Outsiders went to Mazabuka, hoping to make a new life and where the men went, a sex industry followed with local women selling sex to newcomers. Picture: Reuters/Siphiwe Sibeko

Mazabuka, Zambia - Sugar brought a rush of people and prosperity to the drab highway stop in southern Zambia they now call "Sweet Town" - and with that trade came Aids.

To mine copper or cut cane, outsiders descended on scruffy, fast-growing towns like Mazabuka, hoping to make a new life and where the men went, a sex industry followed with local women touring bars, inns and truck stops to sell sex to newcomers.

It was a perfect storm for the Aids epidemic.

"There was a huge mobile population and the district was simply too overwhelmed with men who came without their spouses," Jabez Kanyanda, an expert on Aids, told the Thomson Reuters Foundation during a tour of the Southern Province of Zambia where he leads an HIV prevention programme.

Zambia was one of the world's worst hit countries, part of an African "Aids belt" that left millions dead, with 70 000 people dying a year in the southern African nation at the height of the epidemic in 2003, according to UNAids data.

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HIV prevalence along key transport routes was especially high, as men and women moved en masse seeking a better life.

"At the peak of the epidemic, no treatment was available. We had a lot of orphans, a lot of widows, a lot of widowers," said Kanyanda.

"The doctors knew, of course, but there was nothing they could do ... Every day, you'd pass the graveyard and see people moaning, wailing - yet another funeral."

The roadside graveyard adjoins the hospital - a crowded field of makeshift memorials and formal headstones, trees arching over red-earth mounds that mark the many dead.

Hand-scrawled signs point to an agony of lost babies: "beloved daughter Gladsy Mainza" aged two; nearby lies Tia Jonga, who died on Nov. 7, at under four months old.

"In our hospital setup, every bed space was taken by someone with HIV. In the mortuary, every day, two, three dead bodies," Stephen Shajanika, Mazabuka's District Health Commissioner, recalled in an interview.

Now the people of Zambia have moved on from the worst and are learning to live with its aftermath, helped by a military-style campaign to spread information, test those most at risk, and prescribe drugs to keep Aids at bay.

"We are trying to root out every HIV-positive person. We want to find them. We want to test them. We will do our part and then we empower people who take it very seriously," said Kanyanda.

SWEET TOWN

As the centre of the nation's sugar industry, Mazabuka squats on a busy road in land-locked Zambia, a land of transit criss-crossed by truckers from eight neighbouring countries.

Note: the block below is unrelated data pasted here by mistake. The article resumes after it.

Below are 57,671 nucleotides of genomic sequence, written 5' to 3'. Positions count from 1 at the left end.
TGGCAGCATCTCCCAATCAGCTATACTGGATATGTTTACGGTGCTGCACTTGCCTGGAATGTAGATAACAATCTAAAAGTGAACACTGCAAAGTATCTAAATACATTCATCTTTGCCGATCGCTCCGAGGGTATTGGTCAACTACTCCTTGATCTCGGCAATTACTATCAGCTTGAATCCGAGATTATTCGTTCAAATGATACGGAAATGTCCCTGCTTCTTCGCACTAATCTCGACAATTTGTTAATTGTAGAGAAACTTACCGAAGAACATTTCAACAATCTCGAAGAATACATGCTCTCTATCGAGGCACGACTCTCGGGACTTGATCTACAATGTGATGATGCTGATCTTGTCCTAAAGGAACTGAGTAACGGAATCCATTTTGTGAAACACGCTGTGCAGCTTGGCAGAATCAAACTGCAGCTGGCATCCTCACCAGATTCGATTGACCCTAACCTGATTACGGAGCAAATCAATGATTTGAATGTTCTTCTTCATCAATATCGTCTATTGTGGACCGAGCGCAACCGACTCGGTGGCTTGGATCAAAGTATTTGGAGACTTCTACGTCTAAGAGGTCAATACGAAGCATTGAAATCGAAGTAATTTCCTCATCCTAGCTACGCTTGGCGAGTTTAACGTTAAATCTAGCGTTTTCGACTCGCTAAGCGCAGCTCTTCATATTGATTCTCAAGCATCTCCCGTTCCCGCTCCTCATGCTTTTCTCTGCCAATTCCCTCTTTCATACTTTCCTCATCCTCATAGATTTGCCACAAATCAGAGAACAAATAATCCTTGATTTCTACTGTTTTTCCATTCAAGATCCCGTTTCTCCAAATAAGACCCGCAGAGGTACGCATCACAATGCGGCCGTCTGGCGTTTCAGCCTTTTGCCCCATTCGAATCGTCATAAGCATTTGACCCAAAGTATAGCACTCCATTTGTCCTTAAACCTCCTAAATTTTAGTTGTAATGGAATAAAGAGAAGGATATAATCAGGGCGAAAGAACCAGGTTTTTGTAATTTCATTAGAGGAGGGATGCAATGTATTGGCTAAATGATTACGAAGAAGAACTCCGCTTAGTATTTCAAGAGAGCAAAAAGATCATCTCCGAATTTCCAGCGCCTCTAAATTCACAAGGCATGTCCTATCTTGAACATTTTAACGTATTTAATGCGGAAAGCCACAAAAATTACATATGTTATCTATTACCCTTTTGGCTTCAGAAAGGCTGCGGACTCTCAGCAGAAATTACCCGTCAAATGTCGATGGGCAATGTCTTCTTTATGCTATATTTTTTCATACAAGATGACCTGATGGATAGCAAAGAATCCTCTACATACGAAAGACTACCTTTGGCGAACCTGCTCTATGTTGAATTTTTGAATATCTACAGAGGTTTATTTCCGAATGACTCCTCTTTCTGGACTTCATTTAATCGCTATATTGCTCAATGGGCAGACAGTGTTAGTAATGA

As the cane grew, the people followed - pickers from the west, executives from Mauritius and South Africa, European funders and African lorry drivers. Women had less way to gain.

"I've stopped now but it was just the total poverty. You sleep with men to buy food. We just had no money to pay the house rental," said Beauty, a 34-year-old former sex worker who now sells sausages. "I'm a different woman now."

Beauty is not the only one to change.

Testing for the HIV virus is up, knowledge has increased and, most importantly, drugs are available to control the spread of the virus and stop it developing into Aids.

The United Nations estimates there are still 250 new infections a day in Zambia, but that has dropped 27 percent since 2010 and Aids-related deaths have fallen 11 percent.

Part of this is due to campaigns like the one run by DAPP, a local NGO that invented a seemingly simple strategy to secure a military-style "Total Control of the Epidemic".

Conducted one-on-one, door-to-door, this all-out war aims to mobilise individuals to control their own health and, to that end, has reached more than 1.5 million of 16.5 million Zambians.

Field officers, special forces and troop commanders man the front and rally the troops - the language is no accident.

"We were going in for a fight," said Division Commander Kanyanda.

"We needed to organise ourselves like military and show we are in a serious business, fighting a fight with a clear line of command."

MILITARY CAMPAIGN

At the grass roots, DAPP field officers go hut-to-hut to share stories, win trust and encourage testing, carrying mobile testing kits - a finger pinprick - giving results in 15 minutes.

Truckers get free condoms and lessons on their usage while former sex workers tour bars to spread the message, and revered chieftains go public about their HIV tests to smash stigma.

Each strand is another part of the "Total Control" strategy, which began in neighbouring Zimbabwe in 2000, came to "Sweet Town" in 2006, then moved to nearby Sinazongwe two years ago.

Sinazongwe's governor - the top government man in a district of nearly 200 000 people - says the plan is working.

"The government will fight HIV/Aids to the last drop of our blood because it almost wiped out Africans," District Commissioner Protacia Mulenga, the government's top official in the region, told the Thomson Reuters Foundation.

"But I'm the governor here and believe me, the government cannot reach where DAPP has reached."

Mulenga is no bureaucratic bystander to the epidemic. Two of his brothers died of Aids. His sister is HIV-positive and he cares for her children.

"I saw my brothers dying in pain. There was no treatment," he said.

"But now when someone has learnt their status, there's a new control ... They refrain from blood sharing and careless sex."

"What we have done in Zambia needs extending to other countries. The best experience was learnt here and it needs to penetrate further." 

Thomson Reuters Foundation